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The First Palestinian on the Moon

Larissa Sansour
A Space Exodus

Dates:
January 8 – February 7, 2010
Opening:
Friday, Sept 8, 7–9pm
Location:
487 Driggs Ave, bet N. 9 and N. 10
Directions:
Click here
Hours:
Thurs–Mon, 12–6pm
Webpage: http://www.jackthepelicanpresents.com/sansour.html

The first Palestinian on the moon?

In the debut New York solo show of international sensation Larissa Sansour, it’s a beautiful dream. Born in Jerusalem in 1973 to a Russian mother and a Palestinian father, educated in New York and London and living in Copenhagen, Sansour has grown weary of representations of the Palestinian people in the international media. In this exhibition, ” A Space Exodus,” she gives us a powerful alternative, as charmingly mischievous as it is delightful and magical. Visitors will encounter her video “A Space Exodus” —in which we see her landing on the moon—along with five large photographs of the event and a hundred toy-like Palestinaut sculptures. It doesn’t look real. It looks like a movie.

“A Space Exodus,” several years in the making, is beautifully shot and wonderfully choreographed, with state-of-the-art special effects.

CLICK HERE TO SEE A CLIP

It is her we see in this spectacular footage, a Palestinian—and a woman, no less—planting her foot into the moon dust as she proclaims, “One small step for a Palestinian, one giant leap for mankind.” It directly references the U.S. moon landing and also Stanley Kubrick’s 2001: A Space Odyssey . The Palestinian flag is prominently featured, as is her uniquely designed Palestinian space suit, sporting unusual shoes. But it’s the surface of the moon and the twinkling stars and the earth in the distance and her low-gravity gliding across the image that make it feel like transcendent freedom, far from the political and cultural woes of the here and now.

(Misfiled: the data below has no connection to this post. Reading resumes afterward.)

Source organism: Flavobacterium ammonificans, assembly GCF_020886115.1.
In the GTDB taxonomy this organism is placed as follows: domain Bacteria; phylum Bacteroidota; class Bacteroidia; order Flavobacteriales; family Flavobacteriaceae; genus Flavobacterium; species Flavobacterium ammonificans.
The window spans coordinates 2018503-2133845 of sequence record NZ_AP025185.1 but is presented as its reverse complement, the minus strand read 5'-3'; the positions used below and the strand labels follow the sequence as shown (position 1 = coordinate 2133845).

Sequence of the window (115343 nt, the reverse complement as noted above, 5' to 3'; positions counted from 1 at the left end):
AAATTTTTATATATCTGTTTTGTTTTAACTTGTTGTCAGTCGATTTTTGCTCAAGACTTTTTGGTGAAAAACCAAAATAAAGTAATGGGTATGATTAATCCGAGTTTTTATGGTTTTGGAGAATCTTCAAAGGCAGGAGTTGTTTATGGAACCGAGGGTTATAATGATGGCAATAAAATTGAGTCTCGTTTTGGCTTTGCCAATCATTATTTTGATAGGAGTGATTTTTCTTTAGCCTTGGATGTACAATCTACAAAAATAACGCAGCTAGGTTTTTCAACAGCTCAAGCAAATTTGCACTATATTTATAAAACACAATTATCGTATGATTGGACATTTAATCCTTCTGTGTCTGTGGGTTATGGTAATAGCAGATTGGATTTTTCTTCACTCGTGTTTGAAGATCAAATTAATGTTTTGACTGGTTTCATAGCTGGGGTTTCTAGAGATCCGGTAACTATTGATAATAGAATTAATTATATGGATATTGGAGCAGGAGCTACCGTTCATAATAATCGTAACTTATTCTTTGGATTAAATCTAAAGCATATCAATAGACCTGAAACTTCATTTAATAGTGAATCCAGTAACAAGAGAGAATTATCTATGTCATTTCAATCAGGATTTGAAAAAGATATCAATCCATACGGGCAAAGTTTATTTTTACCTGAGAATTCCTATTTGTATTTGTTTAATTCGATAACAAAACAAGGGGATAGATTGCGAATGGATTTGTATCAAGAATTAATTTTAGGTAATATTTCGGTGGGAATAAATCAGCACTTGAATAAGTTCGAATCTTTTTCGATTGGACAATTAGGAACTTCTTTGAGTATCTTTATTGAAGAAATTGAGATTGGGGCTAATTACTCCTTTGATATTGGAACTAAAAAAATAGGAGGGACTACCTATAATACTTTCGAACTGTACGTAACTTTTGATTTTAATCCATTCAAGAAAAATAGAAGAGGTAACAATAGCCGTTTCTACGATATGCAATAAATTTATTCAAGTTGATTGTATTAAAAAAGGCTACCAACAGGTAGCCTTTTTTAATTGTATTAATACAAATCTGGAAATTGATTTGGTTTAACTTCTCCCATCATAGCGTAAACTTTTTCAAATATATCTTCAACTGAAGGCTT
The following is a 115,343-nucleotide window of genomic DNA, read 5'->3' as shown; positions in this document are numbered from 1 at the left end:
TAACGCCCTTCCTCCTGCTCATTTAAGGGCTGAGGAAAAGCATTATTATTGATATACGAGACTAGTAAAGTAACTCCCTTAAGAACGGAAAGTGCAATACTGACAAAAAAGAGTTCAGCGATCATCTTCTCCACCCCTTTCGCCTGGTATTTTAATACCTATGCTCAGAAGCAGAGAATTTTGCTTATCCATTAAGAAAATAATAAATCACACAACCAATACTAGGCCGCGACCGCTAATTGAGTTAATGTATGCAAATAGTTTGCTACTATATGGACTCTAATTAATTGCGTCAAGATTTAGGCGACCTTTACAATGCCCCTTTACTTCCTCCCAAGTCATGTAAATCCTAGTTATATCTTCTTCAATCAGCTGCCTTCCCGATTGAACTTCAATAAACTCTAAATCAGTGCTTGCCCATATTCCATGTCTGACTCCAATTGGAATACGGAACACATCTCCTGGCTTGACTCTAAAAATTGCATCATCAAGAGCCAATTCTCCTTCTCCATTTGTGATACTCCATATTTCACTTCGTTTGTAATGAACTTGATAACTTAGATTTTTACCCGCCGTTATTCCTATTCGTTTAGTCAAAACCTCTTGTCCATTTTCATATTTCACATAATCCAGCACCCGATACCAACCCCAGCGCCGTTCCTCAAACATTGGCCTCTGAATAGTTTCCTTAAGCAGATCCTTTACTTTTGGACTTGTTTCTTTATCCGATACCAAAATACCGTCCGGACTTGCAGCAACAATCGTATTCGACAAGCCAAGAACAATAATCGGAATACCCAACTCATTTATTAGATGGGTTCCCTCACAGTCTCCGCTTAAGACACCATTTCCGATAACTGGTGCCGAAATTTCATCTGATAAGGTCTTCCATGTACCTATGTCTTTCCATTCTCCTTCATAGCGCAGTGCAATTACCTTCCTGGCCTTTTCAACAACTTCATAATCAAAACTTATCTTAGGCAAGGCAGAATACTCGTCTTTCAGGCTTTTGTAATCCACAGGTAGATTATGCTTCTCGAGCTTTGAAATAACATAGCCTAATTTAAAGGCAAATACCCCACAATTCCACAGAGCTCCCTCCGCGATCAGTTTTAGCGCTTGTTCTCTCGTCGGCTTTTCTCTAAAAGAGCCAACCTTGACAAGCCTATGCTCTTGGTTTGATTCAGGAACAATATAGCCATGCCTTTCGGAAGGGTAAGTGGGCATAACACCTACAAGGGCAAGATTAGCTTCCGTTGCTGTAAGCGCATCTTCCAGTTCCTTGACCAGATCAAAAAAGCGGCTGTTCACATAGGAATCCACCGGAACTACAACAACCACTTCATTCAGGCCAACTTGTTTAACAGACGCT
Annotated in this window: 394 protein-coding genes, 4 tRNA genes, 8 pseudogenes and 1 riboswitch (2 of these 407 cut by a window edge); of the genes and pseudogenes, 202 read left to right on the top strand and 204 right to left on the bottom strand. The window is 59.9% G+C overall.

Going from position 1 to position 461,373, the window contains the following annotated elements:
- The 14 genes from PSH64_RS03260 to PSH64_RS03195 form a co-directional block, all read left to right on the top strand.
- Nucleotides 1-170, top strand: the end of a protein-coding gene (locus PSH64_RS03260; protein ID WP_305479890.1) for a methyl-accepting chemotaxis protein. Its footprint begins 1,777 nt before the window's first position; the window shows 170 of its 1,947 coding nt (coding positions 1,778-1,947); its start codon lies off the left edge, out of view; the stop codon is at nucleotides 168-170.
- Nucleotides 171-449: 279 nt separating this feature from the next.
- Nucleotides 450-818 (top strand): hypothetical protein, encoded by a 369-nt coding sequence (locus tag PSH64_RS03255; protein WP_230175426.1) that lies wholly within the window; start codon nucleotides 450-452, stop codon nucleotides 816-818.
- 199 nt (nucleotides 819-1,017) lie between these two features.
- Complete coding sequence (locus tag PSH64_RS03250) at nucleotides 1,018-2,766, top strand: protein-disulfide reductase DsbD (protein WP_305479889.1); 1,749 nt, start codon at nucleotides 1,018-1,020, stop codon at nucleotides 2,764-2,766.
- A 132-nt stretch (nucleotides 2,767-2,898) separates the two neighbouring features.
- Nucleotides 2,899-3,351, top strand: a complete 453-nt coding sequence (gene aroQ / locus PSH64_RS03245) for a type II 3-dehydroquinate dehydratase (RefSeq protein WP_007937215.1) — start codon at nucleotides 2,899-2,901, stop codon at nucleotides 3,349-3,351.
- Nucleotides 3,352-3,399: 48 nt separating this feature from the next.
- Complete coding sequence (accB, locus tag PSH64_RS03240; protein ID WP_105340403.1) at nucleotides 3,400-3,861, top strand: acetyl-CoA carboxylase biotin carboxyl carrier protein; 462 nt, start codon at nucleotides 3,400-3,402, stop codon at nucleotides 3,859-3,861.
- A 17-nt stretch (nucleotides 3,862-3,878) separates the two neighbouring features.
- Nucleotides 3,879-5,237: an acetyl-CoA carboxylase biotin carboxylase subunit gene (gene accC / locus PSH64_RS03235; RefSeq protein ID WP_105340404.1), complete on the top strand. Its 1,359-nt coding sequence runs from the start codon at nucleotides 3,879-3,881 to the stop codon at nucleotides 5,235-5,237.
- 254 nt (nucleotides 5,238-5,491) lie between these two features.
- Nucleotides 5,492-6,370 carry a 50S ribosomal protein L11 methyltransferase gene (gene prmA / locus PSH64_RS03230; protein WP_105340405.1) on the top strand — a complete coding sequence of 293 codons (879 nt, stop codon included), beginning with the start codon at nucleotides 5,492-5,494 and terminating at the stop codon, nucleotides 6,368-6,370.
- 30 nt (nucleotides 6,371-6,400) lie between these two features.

Palestinauts
This is also the international debut of the Palestinauts, 2009, 12″ high, edition of 500.

Sansour has long been drawn to popular culture as an antidote to the grim and dreary documentary-style depictions of Palestinians. Humor makes the work accessible, less threatening. But these are serious issues. Sansour dreams of giving a space program to the Palestinians. It is tongue in cheek perhaps, but an aspiration nonetheless, which she fully intends to realize.

Sansour’s work has been exhibited worldwide in galleries, museums and film festivals, including Tate Modern, London and the Arken Museum of Modern Art in Denmark. Her work was shown in last year’s Third Guangzhou Triennial in China, the Contemporary Art Biennale in Nîmes, France and the Busan Biennale in South Korea. Her latest film “A Space Exodus” was nominated for the Muhr Awards for short film at the Dubai International Film Festival. Her work was featured in the 11th International Istanbul Biennial in September 2009. She is according to artdaily.org one of the most respected video artists in the world. Her November 25th event at the Tate Modern, with Oreet Ashery, featured performance and video screenings to launch their graphic novel “Nonel and Vovel” and was touted as one of the museum’s 2009 highlights. January 23rd , she is doing a book signing event at the Brooklyn Museum of Art’s Elizabeth A. Sackler Center for Feminist Art.

ADDITIONAL READING:
“Tampering with the P(e)ace of Stasis: Artistic Practices of Trespassing in the Work of Larissa Sansour,” by Nat Muller

Article in The National Newspaper, Beirut

Jack the Pelican

READ ABOUT HER JUST-RELEASED GRAPHIC NOVEL